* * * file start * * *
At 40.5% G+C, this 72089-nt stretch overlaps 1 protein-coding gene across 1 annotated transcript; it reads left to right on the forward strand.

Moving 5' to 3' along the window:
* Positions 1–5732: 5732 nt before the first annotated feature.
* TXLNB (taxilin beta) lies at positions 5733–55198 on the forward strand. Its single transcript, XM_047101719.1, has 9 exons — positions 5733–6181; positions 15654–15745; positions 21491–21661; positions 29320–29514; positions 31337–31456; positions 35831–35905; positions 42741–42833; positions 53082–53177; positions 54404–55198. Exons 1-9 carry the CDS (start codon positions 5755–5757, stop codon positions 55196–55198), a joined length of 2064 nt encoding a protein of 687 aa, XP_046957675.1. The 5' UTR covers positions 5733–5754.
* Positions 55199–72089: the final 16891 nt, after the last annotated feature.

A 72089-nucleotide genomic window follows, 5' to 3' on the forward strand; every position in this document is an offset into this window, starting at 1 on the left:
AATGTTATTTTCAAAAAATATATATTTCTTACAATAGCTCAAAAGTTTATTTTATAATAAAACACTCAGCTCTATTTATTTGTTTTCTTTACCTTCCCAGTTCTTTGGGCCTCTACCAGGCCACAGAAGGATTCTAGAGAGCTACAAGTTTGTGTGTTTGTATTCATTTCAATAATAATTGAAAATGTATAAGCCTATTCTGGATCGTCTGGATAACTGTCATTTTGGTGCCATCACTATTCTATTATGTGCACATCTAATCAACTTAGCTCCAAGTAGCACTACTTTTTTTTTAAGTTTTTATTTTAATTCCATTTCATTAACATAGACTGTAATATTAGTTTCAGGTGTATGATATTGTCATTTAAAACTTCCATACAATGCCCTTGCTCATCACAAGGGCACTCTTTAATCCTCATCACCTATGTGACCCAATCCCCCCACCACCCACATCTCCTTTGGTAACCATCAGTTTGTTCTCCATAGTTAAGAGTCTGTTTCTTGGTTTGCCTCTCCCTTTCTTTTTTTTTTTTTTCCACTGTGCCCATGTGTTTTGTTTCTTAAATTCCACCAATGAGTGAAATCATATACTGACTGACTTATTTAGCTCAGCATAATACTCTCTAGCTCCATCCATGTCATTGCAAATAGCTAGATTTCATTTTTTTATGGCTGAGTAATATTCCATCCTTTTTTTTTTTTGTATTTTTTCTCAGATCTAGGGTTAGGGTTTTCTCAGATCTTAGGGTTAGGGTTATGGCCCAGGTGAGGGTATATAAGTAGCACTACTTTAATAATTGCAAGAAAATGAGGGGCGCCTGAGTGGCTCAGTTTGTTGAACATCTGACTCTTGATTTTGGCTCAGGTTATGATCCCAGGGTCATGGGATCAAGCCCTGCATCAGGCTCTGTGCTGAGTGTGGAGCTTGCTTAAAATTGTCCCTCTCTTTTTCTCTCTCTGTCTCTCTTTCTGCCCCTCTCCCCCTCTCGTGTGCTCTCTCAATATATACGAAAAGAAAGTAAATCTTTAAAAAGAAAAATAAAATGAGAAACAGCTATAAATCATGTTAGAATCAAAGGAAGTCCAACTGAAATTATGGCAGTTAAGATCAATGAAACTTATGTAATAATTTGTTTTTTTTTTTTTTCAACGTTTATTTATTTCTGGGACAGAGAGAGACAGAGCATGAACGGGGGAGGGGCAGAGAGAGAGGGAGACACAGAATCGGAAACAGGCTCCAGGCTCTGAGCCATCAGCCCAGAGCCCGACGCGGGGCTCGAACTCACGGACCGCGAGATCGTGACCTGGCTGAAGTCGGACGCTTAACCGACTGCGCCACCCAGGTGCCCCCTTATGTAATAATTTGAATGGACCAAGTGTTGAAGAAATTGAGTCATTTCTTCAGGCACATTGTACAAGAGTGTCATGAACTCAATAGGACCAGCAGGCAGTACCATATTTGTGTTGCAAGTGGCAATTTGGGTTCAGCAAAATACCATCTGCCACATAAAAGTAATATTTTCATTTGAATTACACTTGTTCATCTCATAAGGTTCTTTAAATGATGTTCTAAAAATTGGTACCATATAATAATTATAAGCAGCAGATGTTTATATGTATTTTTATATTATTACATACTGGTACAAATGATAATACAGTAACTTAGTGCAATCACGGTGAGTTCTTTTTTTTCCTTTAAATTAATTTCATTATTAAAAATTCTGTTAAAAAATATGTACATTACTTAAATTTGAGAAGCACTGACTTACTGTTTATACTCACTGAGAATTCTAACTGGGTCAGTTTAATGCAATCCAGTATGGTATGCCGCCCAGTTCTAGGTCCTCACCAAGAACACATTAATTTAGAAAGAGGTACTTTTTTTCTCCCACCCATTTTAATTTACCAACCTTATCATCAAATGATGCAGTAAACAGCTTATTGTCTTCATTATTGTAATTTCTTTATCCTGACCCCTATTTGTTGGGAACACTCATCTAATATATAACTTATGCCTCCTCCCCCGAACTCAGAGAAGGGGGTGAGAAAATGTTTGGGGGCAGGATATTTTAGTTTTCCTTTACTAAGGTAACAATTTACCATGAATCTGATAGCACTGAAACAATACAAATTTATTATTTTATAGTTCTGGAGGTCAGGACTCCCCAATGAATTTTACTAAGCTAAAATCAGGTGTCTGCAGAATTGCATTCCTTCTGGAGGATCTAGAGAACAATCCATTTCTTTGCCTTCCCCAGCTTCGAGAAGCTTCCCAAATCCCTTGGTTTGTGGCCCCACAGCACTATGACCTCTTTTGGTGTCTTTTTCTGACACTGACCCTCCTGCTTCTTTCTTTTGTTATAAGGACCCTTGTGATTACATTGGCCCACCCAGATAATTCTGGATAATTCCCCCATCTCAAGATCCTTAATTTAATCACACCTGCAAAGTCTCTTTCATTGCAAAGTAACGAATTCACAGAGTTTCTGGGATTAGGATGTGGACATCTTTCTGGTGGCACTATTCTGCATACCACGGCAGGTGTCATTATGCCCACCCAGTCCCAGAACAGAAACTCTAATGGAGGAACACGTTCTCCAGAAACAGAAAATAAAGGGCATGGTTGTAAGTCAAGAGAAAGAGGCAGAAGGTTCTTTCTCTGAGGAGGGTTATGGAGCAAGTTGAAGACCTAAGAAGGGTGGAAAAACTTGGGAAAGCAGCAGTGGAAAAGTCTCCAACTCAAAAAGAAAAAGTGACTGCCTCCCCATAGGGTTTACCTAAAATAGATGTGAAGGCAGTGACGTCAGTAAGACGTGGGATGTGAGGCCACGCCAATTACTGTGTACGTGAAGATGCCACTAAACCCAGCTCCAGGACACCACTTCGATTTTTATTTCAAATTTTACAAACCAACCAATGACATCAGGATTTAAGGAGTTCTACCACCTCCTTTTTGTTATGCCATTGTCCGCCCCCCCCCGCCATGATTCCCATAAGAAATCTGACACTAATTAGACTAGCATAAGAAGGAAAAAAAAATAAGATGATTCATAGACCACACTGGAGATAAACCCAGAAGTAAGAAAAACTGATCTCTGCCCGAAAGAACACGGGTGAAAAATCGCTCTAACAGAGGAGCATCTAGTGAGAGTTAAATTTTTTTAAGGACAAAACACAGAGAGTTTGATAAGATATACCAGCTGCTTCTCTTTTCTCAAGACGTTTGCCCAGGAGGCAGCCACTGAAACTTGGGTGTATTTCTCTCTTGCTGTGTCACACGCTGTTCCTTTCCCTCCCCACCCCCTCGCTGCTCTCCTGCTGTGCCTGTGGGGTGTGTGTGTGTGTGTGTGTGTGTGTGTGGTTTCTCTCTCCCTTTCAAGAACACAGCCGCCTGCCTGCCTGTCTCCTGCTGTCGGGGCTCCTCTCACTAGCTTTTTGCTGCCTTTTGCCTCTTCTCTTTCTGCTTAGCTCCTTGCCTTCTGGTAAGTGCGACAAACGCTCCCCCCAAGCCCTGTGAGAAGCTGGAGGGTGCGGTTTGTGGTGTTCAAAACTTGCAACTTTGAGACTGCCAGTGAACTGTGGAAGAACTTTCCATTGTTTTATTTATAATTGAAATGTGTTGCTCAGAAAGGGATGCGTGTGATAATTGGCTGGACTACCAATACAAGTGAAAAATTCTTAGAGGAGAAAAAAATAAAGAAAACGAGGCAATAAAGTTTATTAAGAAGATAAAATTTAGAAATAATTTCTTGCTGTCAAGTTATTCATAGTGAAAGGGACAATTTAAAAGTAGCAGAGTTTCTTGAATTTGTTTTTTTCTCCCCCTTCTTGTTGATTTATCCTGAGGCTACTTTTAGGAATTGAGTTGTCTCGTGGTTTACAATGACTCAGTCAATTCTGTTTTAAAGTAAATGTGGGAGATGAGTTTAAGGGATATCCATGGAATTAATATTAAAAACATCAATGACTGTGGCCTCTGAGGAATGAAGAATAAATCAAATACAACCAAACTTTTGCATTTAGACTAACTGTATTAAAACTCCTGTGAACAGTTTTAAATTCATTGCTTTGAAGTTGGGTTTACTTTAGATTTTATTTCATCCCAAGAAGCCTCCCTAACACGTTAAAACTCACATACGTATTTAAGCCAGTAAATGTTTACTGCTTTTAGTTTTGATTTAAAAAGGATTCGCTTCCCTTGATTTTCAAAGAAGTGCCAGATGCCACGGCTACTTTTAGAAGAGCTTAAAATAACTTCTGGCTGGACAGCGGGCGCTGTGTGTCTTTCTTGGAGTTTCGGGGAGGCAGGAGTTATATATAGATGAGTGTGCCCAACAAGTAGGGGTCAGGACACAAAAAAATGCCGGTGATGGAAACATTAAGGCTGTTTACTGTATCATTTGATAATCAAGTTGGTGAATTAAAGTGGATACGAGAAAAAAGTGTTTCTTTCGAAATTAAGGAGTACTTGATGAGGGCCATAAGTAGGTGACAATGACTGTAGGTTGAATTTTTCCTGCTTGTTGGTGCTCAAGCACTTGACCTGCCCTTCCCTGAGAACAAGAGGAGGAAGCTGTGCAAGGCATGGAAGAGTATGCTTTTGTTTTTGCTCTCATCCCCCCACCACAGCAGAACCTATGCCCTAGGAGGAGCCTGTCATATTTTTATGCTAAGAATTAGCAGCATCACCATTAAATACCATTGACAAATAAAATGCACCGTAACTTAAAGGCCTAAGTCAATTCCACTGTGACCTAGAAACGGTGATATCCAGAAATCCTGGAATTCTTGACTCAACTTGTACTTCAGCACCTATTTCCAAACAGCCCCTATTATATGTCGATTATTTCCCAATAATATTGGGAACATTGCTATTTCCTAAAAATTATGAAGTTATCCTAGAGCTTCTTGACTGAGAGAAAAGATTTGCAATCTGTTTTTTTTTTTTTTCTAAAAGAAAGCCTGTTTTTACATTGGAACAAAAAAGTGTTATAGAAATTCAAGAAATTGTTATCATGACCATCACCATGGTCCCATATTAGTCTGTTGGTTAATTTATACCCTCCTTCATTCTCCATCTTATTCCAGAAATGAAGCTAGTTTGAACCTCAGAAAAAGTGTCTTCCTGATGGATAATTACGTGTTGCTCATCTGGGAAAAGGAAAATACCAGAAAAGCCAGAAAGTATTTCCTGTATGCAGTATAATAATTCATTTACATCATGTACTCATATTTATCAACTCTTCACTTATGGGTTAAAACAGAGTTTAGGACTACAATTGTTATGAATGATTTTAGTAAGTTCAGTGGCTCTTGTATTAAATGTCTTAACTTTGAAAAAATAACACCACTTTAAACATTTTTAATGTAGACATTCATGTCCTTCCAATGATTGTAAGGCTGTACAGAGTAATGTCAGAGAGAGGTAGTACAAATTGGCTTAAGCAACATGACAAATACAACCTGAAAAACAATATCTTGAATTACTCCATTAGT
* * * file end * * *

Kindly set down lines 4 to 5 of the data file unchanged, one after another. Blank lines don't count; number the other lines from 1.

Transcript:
* TXLNB (taxilin beta) lies at positions 5733–55198 on the forward strand. Its single transcript, XM_047101719.1, has 9 exons — positions 5733–6181; positions 15654–15745; positions 21491–21661; positions 29320–29514; positions 31337–31456; positions 35831–35905; positions 42741–42833; positions 53082–53177; positions 54404–55198. Exons 1-9 carry the CDS (start codon positions 5755–5757, stop codon positions 55196–55198), a joined length of 2064 nt encoding a protein of 687 aa, XP_046957675.1. The 5' UTR covers positions 5733–5754.
* Positions 55199–72089: the final 16891 nt, after the last annotated feature.